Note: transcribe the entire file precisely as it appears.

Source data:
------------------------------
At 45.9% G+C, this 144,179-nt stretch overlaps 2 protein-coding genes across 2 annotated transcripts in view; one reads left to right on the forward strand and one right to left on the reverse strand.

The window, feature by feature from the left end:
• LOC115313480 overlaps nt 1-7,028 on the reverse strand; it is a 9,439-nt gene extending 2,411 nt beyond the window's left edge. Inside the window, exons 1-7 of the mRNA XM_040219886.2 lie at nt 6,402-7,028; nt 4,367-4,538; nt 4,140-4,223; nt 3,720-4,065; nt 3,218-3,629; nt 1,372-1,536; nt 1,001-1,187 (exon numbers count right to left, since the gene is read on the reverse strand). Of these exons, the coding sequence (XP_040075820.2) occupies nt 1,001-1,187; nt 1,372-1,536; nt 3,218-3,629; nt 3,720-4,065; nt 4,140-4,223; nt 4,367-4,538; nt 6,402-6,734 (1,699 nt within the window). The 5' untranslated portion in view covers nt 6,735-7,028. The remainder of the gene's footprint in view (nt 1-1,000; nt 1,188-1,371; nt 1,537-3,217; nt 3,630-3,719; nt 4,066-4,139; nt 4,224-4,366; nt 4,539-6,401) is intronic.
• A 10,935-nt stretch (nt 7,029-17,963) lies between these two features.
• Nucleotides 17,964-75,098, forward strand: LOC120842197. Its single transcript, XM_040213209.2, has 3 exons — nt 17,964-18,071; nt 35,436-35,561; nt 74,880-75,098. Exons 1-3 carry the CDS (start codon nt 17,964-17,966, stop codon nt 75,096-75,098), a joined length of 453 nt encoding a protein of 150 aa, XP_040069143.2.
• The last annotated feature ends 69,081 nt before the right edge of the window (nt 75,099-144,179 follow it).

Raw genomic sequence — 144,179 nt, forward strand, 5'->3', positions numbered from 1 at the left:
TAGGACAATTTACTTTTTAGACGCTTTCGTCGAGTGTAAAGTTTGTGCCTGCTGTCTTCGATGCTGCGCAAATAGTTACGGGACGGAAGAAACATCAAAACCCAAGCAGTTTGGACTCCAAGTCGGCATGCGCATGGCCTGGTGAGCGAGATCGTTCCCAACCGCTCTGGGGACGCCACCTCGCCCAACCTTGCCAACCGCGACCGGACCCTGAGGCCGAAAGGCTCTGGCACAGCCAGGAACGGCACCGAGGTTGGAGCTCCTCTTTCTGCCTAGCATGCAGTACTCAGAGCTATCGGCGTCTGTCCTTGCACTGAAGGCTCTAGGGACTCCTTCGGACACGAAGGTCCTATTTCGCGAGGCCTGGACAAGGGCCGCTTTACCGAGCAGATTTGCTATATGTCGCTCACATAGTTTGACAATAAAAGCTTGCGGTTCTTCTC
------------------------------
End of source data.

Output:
At 45.9% G+C, this 144,179-nt stretch overlaps 2 protein-coding genes across 2 annotated transcripts in view; one reads left to right on the forward strand and one right to left on the reverse strand.

The window, feature by feature from the left end:
• LOC115313480 overlaps nt 1-7,028 on the reverse strand; it is a 9,439-nt gene extending 2,411 nt beyond the window's left edge. Inside the window, exons 1-7 of the mRNA XM_040219886.2 lie at nt 6,402-7,028; nt 4,367-4,538; nt 4,140-4,223; nt 3,720-4,065; nt 3,218-3,629; nt 1,372-1,536; nt 1,001-1,187 (exon numbers count right to left, since the gene is read on the reverse strand). Of these exons, the coding sequence (XP_040075820.2) occupies nt 1,001-1,187; nt 1,372-1,536; nt 3,218-3,629; nt 3,720-4,065; nt 4,140-4,223; nt 4,367-4,538; nt 6,402-6,734 (1,699 nt within the window). The 5' untranslated portion in view covers nt 6,735-7,028. The remainder of the gene's footprint in view (nt 1-1,000; nt 1,188-1,371; nt 1,537-3,217; nt 3,630-3,719; nt 4,066-4,139; nt 4,224-4,366; nt 4,539-6,401) is intronic.
• A 10,935-nt stretch (nt 7,029-17,963) lies between these two features.
• Nucleotides 17,964-75,098, forward strand: LOC120842197. Its single transcript, XM_040213209.2, has 3 exons — nt 17,964-18,071; nt 35,436-35,561; nt 74,880-75,098. Exons 1-3 carry the CDS (start codon nt 17,964-17,966, stop codon nt 75,096-75,098), a joined length of 453 nt encoding a protein of 150 aa, XP_040069143.2.
• The last annotated feature ends 69,081 nt before the right edge of the window (nt 75,099-144,179 follow it).

Raw genomic sequence — 144,179 nt, forward strand, 5'->3', positions numbered from 1 at the left:
TAGGACAATTTACTTTTTAGACGCTTTCGTCGAGTGTAAAGTTTGTGCCTGCTGTCTTCGATGCTGCGCAAATAGTTACGGGACGGAAGAAACATCAAAACCCAAGCAGTTTGGACTCCAAGTCGGCATGCGCATGGCCTGGTGAGCGAGATCGTTCCCAACCGCTCTGGGGACGCCACCTCGCCCAACCTTGCCAACCGCGACCGGACCCTGAGGCCGAAAGGCTCTGGCACAGCCAGGAACGGCACCGAGGTTGGAGCTCCTCTTTCTGCCTAGCATGCAGTACTCAGAGCTATCGGCGTCTGTCCTTGCACTGAAGGCTCTAGGGACTCCTTCGGACACGAAGGTCCTATTTCGCGAGGCCTGGACAAGGGCCGCTTTACCGAGCAGATTTGCTATATGTCGCTCACATAGTTTGACAATAAAAGCTTGCGGTTCTTCTC